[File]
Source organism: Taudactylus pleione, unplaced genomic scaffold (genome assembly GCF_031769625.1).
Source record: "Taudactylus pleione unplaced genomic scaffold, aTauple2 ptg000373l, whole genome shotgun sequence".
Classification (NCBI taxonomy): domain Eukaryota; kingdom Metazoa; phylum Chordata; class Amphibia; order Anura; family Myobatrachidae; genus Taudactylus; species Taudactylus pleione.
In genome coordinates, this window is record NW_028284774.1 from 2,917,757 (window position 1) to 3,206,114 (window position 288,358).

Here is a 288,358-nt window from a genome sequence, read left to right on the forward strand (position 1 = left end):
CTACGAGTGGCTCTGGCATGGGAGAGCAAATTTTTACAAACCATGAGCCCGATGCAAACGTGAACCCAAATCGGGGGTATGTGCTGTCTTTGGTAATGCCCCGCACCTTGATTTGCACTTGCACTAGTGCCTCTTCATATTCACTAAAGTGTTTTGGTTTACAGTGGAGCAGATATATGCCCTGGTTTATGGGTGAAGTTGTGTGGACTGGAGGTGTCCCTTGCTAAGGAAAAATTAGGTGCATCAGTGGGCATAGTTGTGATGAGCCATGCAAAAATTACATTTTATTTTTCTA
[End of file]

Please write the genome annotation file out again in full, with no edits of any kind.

Source organism: Taudactylus pleione, unplaced genomic scaffold (genome assembly GCF_031769625.1).
Source record: "Taudactylus pleione unplaced genomic scaffold, aTauple2 ptg000373l, whole genome shotgun sequence".
Classification (NCBI taxonomy): domain Eukaryota; kingdom Metazoa; phylum Chordata; class Amphibia; order Anura; family Myobatrachidae; genus Taudactylus; species Taudactylus pleione.
In genome coordinates, this window is record NW_028284774.1 from 2,917,757 (window position 1) to 3,206,114 (window position 288,358).

Here is a 288,358-nt window from a genome sequence, read left to right on the forward strand (position 1 = left end):
CTACGAGTGGCTCTGGCATGGGAGAGCAAATTTTTACAAACCATGAGCCCGATGCAAACGTGAACCCAAATCGGGGGTATGTGCTGTCTTTGGTAATGCCCCGCACCTTGATTTGCACTTGCACTAGTGCCTCTTCATATTCACTAAAGTGTTTTGGTTTACAGTGGAGCAGATATATGCCCTGGTTTATGGGTGAAGTTGTGTGGACTGGAGGTGTCCCTTGCTAAGGAAAAATTAGGTGCATCAGTGGGCATAGTTGTGATGAGCCATGCAAAAATTACATTTTATTTTTCTA